I know because I'm snoopy (or curious)! I also became independent in 2004 (effectively starting my own agency) so I really need to know.
The IRS rules are solid, it is just the agency perspective versus the traveler/taxpayer perspective that doesn't align. Tax home status has so many variables that it would be impossible for any agency to really get it right every time. Hence the level of due diligence that they do do. And the advice to learn about it yourself or get yourself an expert like TravelTax.
I don't know about Fastaff's regular assignments, but for staffing strikes, hotel rooms are the norm and they are shared. They also specialized in rapid response assignments. Those pay more for good reason, for whatever reason, those are usually troubled hospitals. Sometimes they are post strike, sometimes they are inner city hospitals with a sketchy patient population and staff willing to work there, sometimes they have the state regulatory boards coming down on them heavy so they need to beef up unsafe staffing levels. Regardless, few hospitals pays those kind of rates unless they have to, otherwise they would just get regular agencies and rates. But Fastaff does pay well, and usually working 48 hour weeks (their norm) plus extra hours on top of that can get you over 200K a year if you can handle the hours. Personally, I travel to travel and you can't absorb much of the area working that hard.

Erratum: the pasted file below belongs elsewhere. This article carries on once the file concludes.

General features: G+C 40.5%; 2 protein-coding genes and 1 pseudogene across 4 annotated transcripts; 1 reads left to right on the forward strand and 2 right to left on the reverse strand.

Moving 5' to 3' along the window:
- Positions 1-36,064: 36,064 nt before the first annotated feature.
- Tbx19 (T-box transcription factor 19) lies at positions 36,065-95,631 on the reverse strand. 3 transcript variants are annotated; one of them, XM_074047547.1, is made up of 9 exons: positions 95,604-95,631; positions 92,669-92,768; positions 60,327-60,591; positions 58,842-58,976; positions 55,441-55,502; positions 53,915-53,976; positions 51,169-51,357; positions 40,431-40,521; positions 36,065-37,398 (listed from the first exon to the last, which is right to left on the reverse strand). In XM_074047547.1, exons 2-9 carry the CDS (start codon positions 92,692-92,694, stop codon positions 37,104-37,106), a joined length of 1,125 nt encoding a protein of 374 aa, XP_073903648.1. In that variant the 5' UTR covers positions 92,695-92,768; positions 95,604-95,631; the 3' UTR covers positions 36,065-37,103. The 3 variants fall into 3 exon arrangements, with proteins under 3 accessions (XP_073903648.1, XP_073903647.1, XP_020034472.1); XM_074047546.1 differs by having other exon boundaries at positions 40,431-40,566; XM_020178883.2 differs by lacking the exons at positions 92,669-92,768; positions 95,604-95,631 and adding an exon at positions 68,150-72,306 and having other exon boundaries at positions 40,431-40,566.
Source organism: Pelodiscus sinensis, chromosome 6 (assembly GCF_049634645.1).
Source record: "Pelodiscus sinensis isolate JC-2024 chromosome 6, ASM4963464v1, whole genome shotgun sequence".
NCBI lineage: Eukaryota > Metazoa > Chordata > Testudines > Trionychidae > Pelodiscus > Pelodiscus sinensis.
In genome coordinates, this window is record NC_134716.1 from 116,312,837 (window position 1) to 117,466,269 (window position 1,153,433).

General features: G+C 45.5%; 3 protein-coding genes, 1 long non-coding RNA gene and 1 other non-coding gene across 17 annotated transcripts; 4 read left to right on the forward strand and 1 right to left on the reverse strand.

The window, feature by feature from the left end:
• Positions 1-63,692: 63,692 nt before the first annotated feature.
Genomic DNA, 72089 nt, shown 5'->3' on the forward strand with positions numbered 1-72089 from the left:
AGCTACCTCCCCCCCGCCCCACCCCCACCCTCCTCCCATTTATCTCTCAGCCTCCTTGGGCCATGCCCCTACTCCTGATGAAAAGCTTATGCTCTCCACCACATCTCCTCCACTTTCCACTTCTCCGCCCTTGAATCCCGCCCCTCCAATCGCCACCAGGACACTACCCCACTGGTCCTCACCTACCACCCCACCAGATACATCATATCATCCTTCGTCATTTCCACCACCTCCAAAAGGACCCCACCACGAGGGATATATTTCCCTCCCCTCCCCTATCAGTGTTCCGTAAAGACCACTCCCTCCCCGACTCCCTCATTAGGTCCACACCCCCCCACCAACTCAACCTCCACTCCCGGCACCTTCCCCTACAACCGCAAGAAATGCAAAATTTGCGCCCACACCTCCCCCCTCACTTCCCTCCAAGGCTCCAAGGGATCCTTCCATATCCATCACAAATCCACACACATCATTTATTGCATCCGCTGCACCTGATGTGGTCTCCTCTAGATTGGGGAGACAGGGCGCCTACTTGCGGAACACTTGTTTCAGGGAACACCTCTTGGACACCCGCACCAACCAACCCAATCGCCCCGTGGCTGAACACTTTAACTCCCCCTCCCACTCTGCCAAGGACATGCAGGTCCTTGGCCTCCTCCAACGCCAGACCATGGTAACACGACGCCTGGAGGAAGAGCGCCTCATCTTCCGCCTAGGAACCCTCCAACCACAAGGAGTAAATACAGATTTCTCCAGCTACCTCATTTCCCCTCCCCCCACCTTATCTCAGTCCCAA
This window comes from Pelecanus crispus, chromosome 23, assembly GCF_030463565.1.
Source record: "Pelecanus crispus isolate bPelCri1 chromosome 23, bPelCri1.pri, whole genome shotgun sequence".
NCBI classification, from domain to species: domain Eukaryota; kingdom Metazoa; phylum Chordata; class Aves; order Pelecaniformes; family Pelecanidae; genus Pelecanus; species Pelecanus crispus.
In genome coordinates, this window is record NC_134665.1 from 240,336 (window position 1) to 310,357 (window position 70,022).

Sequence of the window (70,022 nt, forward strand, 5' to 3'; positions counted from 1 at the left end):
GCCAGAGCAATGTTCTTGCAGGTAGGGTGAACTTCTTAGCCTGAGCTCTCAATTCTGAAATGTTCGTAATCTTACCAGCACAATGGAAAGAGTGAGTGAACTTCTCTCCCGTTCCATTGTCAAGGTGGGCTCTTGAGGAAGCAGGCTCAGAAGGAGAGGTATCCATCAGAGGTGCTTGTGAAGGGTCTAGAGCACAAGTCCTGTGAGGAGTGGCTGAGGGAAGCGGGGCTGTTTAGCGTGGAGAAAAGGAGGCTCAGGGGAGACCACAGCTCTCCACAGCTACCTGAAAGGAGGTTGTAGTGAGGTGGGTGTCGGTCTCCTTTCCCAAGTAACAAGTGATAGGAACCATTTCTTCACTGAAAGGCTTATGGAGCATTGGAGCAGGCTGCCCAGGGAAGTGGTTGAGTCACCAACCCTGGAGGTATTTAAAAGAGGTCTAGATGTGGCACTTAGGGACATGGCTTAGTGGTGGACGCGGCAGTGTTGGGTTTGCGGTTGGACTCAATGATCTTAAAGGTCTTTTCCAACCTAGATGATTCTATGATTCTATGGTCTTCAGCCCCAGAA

For ordinary travel, you should aim for $35 hourly including per diems as good pay (plus housing on top of that). Or $50 as PanTravelers calculator figures it is excellent pay. If you are getting five bucks less, that is OK too. This is highly variable though based on location, specialty, and hospital needs.